• 256.
    Guidet, Bertrand
    et al.
    Sorbonne Univ, France.
    de Lange, Dylan W.
    Univ Utrecht, Netherlands.
    Boumendil, Ariane
    Hop St Antoine, France.
    Leaver, Susannah
    Res Lead Crit Care Directorate St Georges Hosp, England.
    Watson, Ximena
    St Georges Univ Hosp, England.
    Boulanger, Carol
    Royal Devon and Exeter NHS Fdn Trust, England.
    Szczeklik, Wojciech
    Jagiellonian Univ, Poland.
    Artigas, Antonio
    Autonomous Univ Barcelona, Spain.
    Morandi, Alessandro
    Hosp Ancelle Cremona Italy, Italy.
    Andersen, Finn
    Alesund Hosp, Norway.
    Zafeiridis, Tilemachos
    Gen Hosp Larissa Tsakal Larissa, Greece.
    Jung, Christian
    Heinrich Heine Univ, Germany.
    Moreno, Rui
    Ctr Hosp Univ Lisboa Cent, Portugal.
    Walther, Sten M.
    Linköping University, Department of Health, Medicine and Caring Sciences, Division of Diagnostics and Specialist Medicine. Linköping University, Faculty of Medicine and Health Sciences. Region Östergötland, Heart Center, Department of Thoracic and Vascular Surgery.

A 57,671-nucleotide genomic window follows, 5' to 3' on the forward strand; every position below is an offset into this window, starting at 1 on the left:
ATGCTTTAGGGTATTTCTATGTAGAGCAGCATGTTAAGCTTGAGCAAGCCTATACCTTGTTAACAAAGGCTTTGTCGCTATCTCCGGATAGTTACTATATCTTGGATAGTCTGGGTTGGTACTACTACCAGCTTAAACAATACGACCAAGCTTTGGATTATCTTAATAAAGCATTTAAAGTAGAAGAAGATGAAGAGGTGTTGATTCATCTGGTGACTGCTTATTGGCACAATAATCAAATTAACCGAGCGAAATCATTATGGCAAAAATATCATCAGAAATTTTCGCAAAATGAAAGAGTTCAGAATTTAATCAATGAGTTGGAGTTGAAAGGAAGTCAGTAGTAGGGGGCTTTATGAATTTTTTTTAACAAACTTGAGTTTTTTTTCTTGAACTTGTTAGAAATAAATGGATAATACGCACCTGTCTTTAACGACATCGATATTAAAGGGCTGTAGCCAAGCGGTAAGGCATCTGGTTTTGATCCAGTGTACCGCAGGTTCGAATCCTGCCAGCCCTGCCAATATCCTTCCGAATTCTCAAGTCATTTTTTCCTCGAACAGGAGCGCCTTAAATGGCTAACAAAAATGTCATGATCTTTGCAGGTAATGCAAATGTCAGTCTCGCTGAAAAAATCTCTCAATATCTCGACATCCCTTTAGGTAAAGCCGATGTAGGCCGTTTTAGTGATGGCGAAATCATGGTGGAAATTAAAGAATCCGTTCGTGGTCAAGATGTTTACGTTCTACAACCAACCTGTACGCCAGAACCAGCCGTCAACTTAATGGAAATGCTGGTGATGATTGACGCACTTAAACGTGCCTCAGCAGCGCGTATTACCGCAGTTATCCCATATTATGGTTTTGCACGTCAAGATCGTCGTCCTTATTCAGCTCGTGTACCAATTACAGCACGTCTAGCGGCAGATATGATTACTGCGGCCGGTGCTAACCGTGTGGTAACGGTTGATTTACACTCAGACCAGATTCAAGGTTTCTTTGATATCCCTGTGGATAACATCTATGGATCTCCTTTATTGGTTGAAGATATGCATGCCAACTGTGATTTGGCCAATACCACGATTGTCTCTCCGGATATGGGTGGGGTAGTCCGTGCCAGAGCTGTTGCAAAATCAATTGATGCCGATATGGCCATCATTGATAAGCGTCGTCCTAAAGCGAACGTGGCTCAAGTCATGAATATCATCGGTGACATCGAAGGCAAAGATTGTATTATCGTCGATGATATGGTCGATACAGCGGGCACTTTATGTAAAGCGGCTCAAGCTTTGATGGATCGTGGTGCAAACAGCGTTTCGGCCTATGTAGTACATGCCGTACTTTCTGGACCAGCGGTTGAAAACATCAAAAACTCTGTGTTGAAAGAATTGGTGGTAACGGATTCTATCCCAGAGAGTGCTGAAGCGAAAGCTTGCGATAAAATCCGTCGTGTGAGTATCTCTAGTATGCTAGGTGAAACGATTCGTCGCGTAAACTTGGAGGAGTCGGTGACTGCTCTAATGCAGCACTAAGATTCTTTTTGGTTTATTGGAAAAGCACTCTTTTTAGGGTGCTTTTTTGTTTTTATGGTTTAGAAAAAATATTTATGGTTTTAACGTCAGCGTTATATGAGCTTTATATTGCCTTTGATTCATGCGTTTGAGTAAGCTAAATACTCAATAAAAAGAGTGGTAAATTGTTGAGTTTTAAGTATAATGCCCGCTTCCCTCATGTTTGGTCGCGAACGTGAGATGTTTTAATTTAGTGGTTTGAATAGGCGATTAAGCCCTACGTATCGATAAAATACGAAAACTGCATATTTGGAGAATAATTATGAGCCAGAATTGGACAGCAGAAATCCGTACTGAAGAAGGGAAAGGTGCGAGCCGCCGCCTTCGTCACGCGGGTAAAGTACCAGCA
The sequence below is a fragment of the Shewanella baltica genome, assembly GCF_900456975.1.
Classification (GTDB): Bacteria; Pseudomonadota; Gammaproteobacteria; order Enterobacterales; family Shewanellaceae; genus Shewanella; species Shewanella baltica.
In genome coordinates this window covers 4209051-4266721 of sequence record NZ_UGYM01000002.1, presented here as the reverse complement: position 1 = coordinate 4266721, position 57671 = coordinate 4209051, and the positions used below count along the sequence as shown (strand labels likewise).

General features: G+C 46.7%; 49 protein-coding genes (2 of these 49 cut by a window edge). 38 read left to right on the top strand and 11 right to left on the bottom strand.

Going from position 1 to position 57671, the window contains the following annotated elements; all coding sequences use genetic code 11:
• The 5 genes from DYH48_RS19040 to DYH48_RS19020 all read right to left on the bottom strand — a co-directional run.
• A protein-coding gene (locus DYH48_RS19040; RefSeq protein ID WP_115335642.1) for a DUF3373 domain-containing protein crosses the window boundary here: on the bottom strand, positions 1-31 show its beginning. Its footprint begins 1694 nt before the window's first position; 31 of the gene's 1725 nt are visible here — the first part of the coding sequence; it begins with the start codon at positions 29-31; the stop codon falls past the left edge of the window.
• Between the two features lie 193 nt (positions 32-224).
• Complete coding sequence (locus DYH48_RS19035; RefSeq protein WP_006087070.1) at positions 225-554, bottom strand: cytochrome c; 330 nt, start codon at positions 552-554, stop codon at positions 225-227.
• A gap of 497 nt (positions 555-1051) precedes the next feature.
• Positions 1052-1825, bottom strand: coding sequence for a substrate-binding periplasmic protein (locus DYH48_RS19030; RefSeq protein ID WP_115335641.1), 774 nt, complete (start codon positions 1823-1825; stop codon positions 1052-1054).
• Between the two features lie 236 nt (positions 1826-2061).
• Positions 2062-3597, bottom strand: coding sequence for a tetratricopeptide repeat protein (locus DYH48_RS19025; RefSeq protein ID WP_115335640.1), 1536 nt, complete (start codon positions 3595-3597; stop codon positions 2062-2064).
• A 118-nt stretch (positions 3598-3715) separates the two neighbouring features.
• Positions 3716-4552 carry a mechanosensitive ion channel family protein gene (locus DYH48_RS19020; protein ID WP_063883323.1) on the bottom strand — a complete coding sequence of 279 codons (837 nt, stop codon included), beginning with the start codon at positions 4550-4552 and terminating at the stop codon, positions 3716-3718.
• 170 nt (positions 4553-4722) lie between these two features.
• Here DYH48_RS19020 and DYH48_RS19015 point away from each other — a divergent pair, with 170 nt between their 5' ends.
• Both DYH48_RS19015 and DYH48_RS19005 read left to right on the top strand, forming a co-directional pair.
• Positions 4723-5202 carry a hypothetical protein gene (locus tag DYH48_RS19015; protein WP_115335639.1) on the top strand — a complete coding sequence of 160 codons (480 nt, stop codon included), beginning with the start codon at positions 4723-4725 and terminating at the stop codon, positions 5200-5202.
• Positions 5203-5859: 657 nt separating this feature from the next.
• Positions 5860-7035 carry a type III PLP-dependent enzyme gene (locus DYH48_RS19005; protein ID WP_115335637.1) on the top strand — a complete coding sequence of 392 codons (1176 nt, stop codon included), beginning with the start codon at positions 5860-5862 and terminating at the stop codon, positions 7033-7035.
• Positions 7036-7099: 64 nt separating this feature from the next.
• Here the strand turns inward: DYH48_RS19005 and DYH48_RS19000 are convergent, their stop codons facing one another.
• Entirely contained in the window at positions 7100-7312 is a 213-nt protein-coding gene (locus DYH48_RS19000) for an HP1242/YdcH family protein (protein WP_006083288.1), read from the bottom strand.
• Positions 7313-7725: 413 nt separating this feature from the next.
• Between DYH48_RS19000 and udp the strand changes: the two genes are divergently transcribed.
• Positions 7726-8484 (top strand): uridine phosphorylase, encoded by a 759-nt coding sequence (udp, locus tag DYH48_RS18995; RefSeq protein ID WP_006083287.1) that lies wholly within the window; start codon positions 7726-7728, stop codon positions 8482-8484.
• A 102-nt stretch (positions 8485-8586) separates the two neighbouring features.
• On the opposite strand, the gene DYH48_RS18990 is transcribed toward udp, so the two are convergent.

Oeyen, Sandra
    Univ Ghent, Belgium.
    Schefold, Joerg C.
    Univ Bern, Switzerland.
    Cecconi, Maurizio
    Humanitas Clin and Res Ctr IRCCS, Italy; Humanitas Univ, Italy.
    Marsh, Brian
    Mater Misericordiae Univ Hosp, Ireland.
    Joannidis, Michael
    Med Univ Innsbruck, Austria.
    Nalapko, Yuriy
    European Wellness Int, Ukraine.
    Elhadi, Muhammed
    Alkhums Hosp, Libya.
    Fjolner, Jesper
    Aarhus Univ Hosp, Denmark.
    Flaatten, Hans
    Univ Bergen, Norway; Haukeland Hosp, Norway.
    The contribution of frailty, cognition, activity of daily life and comorbidities on outcome in acutely admitted patients over 80 years in European ICUs: the VIP2 study2020In: Intensive Care Medicine, ISSN 0342-4642, E-ISSN 1432-1238, Vol. 46, p. 57-69Article in journal (Refereed)
    Abstract [en]